1970-2000 The largest separate unit
The treatment of cancer was transferred into the Tampere Central Hospital in1962, where it was placed under the control of X-ray research operations, because the radiotherapy equipment of those days was similar to X-ray imaging equipment with respect to their operational qualities. It was not, however, possible to carry out plan for situating the deep radiation therapy institute on the premises of the Central Hospital, even though the foundation of the clinic was already approved by the central hospital district’s executive committee.
A decision was made that the radiotherapy unit of the Tampere Central Hospital was to be placed in Pikonlinna, which had adequate space available for it. The new building for radiotherapy and radiography equipment was completed in 1969. The drawings of the building were created by architect mr. Veijo Martikainen. The chief contractor for the building project was construction company Rakennusliike H. Böök Oy. The building was built in the garden that was located in front of the hospital. There was an approximately 15-metre-long corridor leading from the hospital to the radiation therapy clinic. The building housed e.g. X-ray examination rooms, film labs, sorting rooms, demonstrations rooms, patients’ waiting rooms, office and archives facilities, and workrooms. The cobalt cannon room and the betatron room belonged to the clinic, but were physically located in a separate wing. The old facilities of Pikonlinna served as a location for a ward. In September of 1970 diagnostic radiology was opened in Pikonlinna, which served the needs of the radiotherapy department.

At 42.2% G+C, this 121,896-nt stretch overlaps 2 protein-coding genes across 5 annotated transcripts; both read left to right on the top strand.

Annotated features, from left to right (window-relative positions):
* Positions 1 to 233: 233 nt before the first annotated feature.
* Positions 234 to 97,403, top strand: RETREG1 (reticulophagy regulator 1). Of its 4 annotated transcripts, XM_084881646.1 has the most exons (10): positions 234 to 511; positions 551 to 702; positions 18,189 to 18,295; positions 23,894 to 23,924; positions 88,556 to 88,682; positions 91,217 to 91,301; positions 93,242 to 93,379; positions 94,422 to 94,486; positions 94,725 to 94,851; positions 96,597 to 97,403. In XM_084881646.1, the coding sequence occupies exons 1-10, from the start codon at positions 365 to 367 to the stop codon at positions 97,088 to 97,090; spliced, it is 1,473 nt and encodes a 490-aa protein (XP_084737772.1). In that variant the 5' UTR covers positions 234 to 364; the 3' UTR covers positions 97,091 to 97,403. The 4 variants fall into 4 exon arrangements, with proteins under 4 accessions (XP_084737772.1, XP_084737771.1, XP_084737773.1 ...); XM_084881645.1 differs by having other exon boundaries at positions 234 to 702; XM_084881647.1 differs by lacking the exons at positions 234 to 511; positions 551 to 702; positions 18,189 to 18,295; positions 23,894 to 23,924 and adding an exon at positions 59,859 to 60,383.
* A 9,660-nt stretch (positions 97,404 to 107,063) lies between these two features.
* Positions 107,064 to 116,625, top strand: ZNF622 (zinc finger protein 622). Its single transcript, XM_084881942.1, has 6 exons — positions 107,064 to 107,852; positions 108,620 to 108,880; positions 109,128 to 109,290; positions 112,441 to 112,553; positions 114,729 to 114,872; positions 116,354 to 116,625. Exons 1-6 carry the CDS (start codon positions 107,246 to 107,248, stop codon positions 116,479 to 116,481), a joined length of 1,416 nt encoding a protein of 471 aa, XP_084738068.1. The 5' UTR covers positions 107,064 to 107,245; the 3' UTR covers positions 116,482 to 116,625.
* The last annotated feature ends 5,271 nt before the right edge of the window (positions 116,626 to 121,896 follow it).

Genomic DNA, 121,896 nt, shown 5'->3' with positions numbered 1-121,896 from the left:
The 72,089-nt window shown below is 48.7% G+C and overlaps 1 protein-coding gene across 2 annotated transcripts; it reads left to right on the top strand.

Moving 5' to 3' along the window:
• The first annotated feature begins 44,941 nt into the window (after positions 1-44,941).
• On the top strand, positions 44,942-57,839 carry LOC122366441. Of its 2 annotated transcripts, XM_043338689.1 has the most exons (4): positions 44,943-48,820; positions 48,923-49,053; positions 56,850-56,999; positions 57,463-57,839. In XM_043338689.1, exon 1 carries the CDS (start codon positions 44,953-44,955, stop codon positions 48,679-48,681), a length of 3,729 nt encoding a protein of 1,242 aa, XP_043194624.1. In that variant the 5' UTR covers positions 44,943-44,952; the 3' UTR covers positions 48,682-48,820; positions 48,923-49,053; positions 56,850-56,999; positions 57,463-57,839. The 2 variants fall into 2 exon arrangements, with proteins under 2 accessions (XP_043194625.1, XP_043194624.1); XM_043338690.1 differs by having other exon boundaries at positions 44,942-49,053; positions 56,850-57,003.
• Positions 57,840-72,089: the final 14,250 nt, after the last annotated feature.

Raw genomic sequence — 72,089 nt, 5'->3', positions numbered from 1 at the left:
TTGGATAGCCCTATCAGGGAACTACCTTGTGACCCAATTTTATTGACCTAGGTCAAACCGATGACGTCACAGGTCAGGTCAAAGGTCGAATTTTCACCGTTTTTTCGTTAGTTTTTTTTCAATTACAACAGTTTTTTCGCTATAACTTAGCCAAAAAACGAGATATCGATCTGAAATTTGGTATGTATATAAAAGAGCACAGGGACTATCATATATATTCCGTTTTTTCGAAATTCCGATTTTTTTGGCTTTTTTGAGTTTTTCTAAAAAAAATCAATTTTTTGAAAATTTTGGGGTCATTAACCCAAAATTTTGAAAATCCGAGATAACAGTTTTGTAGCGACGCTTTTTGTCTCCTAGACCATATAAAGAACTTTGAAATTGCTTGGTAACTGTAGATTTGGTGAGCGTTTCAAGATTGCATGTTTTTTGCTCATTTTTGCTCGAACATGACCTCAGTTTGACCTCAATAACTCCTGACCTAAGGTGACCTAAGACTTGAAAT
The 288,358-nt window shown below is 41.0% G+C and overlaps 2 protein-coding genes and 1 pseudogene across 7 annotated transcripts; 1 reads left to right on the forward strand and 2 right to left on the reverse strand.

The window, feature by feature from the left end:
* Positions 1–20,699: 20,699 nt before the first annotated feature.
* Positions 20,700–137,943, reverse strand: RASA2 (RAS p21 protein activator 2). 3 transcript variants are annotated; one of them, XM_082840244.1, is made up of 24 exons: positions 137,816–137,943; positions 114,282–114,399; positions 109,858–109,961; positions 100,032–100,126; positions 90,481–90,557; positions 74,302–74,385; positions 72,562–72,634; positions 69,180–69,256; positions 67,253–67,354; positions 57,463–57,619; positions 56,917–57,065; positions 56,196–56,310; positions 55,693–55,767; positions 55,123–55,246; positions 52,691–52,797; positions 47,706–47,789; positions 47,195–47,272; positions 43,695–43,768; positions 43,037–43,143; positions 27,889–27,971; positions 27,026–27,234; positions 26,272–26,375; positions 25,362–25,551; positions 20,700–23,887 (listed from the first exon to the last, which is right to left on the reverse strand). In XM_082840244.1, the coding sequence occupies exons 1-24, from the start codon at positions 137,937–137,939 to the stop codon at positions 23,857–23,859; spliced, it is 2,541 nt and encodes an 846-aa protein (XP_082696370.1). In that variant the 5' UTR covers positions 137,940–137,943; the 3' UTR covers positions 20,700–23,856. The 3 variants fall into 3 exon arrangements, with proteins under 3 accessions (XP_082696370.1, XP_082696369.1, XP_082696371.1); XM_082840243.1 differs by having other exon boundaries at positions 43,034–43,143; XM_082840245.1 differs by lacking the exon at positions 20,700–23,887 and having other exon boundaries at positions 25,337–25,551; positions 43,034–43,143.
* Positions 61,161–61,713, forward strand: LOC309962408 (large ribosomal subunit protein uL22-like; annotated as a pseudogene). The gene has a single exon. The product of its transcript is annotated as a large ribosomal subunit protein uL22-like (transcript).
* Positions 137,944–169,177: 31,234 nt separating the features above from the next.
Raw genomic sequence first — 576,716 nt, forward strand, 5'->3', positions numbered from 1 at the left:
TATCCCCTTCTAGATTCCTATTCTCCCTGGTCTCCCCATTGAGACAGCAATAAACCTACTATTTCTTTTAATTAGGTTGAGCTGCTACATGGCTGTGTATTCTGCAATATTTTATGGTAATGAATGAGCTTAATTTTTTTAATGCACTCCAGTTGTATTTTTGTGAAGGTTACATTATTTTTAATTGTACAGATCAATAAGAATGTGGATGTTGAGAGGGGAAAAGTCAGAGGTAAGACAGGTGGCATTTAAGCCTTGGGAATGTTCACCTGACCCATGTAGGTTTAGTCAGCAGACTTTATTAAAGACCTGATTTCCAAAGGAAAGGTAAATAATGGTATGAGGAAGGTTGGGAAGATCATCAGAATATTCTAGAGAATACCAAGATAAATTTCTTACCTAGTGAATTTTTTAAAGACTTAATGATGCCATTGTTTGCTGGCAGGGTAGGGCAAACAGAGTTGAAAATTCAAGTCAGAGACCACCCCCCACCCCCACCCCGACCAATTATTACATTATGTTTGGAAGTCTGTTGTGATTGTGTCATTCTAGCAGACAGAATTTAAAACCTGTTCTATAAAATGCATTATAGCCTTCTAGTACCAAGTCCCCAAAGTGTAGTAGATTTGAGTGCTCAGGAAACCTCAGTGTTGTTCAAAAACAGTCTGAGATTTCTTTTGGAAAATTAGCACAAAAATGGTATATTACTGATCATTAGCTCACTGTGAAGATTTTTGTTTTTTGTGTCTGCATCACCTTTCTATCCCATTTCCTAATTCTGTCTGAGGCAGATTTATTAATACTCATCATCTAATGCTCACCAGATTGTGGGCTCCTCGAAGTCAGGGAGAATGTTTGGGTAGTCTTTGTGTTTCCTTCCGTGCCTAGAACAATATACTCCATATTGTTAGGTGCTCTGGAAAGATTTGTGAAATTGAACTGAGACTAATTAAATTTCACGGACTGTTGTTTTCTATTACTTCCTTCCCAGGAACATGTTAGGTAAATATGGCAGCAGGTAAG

The Microtron MM14 came to Pikonlinna from Sweden in 1980. It improved the effectiveness of treatments. Mictrotron’s radiation source was ten times more effective in its dose speed than Betatron. It was possible to treat 30-40 patients a day with this machine. The machine required nothing more than ordinary routines from the staff, as well as daily and weekly inspections, which meant that more time was left for patient care. The machine was easy to use, and one of the reasons why patient safety increased was that the microcomputer which monitored the functioning of the machine did not allow any false commands. The new machine did not, however, displace the Cobalt cannon, since the cancer treatment machine was selected according to the location of the tumor. The Cobalt cannon was still used in the treatment of superficial tumors, whereas the accelerator was better suited especially for the treatment of deep-lying tumors. The treatment capacity of the machines was almost the same, but their operating principle was different.
Microtron was taken out of service on Dec, 31st, 1996. It was replaced by more modern accelerators and machines that improved accuracy and precision of radiotherapy. Pikonlinna acquired a Philips low-energy accelerator in 1989. With this linear accelerator it was possible to optimize radiation doses. The treatment outcomes improved with less side effects when normal tissue was spared. The linear accelerator also brought along information technology. Pikonlinna was able to purchase an American linear accelerator manufactured by Varian. Thanks to the accelerator, treatments became increasingly precise and safe now that it was possible to precisely shape the form and depth of the radiation field with the help of a computer. Radiotherapy could be delivered with the linear accelerator in a manner that shielded the healthy organs from damage. The accelerator’s actual radiation time was 30 seconds; much more time was spent placing the patient in the radiotherapy machine.
In 1978 the most common diagnoses of radiation therapy department were breast cancer, lung cancer, lymphomas, brain tumors and gynecological tumors.